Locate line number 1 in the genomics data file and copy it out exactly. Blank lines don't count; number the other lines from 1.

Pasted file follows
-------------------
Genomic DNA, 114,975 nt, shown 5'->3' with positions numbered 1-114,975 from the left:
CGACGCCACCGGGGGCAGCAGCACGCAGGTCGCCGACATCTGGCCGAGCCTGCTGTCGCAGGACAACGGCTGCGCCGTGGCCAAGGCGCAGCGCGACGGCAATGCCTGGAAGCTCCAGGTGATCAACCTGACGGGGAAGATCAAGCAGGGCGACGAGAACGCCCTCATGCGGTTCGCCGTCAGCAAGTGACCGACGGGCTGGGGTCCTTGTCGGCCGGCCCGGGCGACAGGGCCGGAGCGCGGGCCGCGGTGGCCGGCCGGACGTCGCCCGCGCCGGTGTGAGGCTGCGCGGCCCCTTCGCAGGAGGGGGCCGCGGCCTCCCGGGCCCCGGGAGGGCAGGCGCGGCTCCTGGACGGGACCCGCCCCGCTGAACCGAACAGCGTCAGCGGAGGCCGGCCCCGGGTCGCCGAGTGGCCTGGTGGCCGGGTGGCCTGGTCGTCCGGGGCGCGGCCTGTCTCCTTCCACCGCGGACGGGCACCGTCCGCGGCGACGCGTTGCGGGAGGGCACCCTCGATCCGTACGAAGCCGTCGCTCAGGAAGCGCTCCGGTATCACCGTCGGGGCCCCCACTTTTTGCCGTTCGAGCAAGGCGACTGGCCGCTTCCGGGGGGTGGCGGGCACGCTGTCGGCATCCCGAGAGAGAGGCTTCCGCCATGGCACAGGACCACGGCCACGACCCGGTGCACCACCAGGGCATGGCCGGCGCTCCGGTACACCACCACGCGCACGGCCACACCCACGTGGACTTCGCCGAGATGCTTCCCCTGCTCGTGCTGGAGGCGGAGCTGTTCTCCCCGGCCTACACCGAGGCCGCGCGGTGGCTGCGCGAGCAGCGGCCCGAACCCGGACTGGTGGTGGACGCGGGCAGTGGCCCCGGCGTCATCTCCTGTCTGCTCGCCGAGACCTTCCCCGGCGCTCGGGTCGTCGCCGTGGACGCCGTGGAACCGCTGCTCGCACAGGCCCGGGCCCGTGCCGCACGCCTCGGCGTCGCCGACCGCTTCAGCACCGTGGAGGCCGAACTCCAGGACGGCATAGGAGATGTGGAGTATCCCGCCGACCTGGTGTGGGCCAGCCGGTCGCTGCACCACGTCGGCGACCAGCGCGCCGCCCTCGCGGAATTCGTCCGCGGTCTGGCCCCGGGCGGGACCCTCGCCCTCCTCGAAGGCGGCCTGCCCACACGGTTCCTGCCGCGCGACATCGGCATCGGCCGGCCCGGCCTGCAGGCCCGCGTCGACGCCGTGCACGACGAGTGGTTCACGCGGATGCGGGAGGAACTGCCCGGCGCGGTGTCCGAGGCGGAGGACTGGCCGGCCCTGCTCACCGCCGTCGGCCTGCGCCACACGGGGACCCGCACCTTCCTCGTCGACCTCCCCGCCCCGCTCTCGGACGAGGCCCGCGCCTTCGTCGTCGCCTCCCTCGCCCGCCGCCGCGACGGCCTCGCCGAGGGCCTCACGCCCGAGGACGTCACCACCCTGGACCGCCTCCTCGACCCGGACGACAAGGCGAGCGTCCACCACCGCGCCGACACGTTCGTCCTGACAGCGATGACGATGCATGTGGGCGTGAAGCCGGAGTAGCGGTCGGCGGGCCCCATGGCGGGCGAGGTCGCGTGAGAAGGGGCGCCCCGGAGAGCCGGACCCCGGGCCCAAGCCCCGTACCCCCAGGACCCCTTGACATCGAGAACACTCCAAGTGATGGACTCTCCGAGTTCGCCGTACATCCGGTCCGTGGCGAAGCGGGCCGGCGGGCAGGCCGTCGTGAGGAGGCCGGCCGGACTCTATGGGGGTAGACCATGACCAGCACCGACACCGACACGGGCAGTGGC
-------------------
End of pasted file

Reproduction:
Genomic DNA, 114,975 nt, shown 5'->3' with positions numbered 1-114,975 from the left: